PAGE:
Re: [gardeners] Sunday in the garden

Ron Hay (
Mon, 06 May 2002 08:31:59 -0700

Good morning, friends.

It's a cloudy, overcast and coolish morning in Van Nuys. The artichokes
are ready for the picking, with a few really huge ones still on the
stalk: about 2# apiece! On Saturday, we picked two that were slightly
smaller than these monsters, which weighed in at 1.25# and 1.5 #,
respectively. Often veggies that grow large are not tender; not so with
these chokes, which had leaves almost 2" across at the base and hearts
4" across. The stalk was even more tender than the heart. Amazing!

Tomatoes and eggplants are growing apace, nicely spaced apart, this
year; but, lo and behold, a crop of yellow pears and the children of
Sweet Millions are cropping up by the carload, along with epazote and a
stray squash seed or two which the compost did not digest.

I feel like some sort of axe murderer contemplating rooting out the
seedlings, most of which are likely from the yellow pears we did not
pick during the winter. I just hope I can find good homes for them.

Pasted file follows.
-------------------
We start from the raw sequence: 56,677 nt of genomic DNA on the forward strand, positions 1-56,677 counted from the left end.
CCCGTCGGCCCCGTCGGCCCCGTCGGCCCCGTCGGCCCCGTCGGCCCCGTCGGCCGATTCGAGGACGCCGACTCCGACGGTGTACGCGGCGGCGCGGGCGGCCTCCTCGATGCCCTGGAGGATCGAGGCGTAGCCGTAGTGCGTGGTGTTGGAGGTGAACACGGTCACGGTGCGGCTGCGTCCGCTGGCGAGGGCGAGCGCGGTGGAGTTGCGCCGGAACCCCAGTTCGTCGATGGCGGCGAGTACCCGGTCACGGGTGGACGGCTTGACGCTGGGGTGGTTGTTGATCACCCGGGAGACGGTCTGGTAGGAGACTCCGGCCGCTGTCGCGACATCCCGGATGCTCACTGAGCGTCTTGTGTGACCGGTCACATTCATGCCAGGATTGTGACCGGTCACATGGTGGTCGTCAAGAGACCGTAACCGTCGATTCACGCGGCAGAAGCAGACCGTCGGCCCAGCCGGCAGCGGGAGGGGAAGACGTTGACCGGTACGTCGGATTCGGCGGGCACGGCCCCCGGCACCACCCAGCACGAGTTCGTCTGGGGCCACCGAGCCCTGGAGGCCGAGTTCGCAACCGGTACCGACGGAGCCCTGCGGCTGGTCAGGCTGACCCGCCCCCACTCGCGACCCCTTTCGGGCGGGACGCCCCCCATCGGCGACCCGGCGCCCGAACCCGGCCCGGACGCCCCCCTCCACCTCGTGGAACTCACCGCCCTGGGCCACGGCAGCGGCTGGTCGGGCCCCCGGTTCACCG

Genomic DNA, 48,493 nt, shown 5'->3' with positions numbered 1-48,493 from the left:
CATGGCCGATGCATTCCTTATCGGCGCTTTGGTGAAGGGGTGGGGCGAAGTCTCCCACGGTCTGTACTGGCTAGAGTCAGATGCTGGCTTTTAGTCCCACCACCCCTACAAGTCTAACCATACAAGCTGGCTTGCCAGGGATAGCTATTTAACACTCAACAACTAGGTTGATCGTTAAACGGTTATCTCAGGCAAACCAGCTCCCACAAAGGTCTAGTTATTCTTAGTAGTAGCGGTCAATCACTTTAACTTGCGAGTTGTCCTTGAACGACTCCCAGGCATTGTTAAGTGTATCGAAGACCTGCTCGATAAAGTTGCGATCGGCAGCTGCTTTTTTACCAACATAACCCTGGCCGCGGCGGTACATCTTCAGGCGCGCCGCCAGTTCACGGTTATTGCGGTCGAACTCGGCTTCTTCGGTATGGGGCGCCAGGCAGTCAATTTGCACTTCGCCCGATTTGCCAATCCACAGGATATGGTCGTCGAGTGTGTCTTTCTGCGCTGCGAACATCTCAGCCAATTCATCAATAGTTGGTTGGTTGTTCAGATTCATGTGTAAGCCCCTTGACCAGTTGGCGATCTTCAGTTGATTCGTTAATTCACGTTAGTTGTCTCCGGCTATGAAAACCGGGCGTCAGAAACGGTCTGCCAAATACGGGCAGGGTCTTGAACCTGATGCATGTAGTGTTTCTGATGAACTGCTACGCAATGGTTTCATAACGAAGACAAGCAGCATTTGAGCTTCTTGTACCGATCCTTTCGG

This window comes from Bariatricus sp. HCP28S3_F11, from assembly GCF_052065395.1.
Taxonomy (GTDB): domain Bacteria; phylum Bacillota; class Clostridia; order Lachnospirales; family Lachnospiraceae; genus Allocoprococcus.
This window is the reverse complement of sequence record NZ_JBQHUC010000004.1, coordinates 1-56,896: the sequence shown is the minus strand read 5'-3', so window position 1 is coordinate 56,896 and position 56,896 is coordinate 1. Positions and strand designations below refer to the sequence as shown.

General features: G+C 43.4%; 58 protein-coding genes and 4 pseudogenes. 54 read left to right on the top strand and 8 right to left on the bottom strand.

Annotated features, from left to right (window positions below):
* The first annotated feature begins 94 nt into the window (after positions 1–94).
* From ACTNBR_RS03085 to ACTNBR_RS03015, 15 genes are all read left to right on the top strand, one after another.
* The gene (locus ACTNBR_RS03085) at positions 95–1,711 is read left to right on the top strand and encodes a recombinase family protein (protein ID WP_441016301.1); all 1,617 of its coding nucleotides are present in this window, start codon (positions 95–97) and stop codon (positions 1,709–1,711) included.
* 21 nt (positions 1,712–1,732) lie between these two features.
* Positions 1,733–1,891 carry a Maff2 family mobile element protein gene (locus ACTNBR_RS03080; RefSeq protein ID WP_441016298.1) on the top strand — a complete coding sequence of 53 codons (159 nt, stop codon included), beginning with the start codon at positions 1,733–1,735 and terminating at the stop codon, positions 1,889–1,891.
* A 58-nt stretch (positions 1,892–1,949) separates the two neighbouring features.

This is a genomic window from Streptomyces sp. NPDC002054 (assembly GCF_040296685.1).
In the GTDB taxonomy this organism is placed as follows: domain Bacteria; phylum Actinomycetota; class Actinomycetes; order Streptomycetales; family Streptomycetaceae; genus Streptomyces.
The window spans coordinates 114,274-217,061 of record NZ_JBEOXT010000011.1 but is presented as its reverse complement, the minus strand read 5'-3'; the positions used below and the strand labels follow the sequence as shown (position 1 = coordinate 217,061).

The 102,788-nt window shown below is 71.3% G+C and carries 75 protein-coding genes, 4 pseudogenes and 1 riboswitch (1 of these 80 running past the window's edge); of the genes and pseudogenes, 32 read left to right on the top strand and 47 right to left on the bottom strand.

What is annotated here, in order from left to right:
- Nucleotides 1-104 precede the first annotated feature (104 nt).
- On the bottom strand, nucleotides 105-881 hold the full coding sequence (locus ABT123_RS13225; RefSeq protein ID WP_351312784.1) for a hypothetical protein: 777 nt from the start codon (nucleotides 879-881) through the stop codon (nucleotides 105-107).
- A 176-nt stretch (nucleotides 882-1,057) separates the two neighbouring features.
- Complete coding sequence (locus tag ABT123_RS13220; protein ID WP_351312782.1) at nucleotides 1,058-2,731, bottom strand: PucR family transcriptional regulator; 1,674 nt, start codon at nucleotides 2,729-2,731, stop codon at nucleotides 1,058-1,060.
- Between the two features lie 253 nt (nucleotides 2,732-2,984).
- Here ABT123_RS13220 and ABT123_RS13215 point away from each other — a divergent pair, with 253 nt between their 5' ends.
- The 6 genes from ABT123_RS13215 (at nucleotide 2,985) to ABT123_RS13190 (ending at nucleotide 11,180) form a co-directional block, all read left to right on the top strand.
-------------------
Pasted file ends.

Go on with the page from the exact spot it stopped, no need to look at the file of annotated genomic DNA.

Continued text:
As soon as we remove more of the rear lawn, we will replant the
tomatillos and volunteer yellow pears which sprouted about a month ago,
properly spaced, as last year we overbought and planted things too close

George, are you aware that Fuyus are alternate year bearing trees,
related to ebony? Last year, I don't believe we had two dozen, after a
bumper crop the year before. This year, I fertilized it with triple 15,
the same fertilizer the Sub Tropical Horticulturist in San Diego County
recommended as one of the fertilizers macadamias benefitted from. Just
winging it, I put the same amount on the Fuyu. Never has the tree either
grown so much nor had so many flowers. If only 20 percent of the fruit
matures, we will likely have close to a hundred. Time will tell.

I have been chary about fertilizing it since Sunset's Western Garden
Book states that overwatering and overfeeding causes fruit drop.

Overwatering is not likely here as we probably won't have any rain until
November; and I will err on the side of caution and not fertilize it
again until the first rain, and then, with calcium nitrate.

The macadamia, on the other hand, likes to be fed 3x year, with triple
15 the end of February, and calcium nitrate the end of June and the end
of November.

Speaking of calcium nitrate, I am going to put a spoonful around each
tomato plant, to supply additional calcium and to retard the possibility
of blossom end rot which occurs during the 100 plus degree days, when
even deep watering is sucked up by the 10% humidity.

Well, it's time to head in to the office. Have a great day and enjoy
your gardens!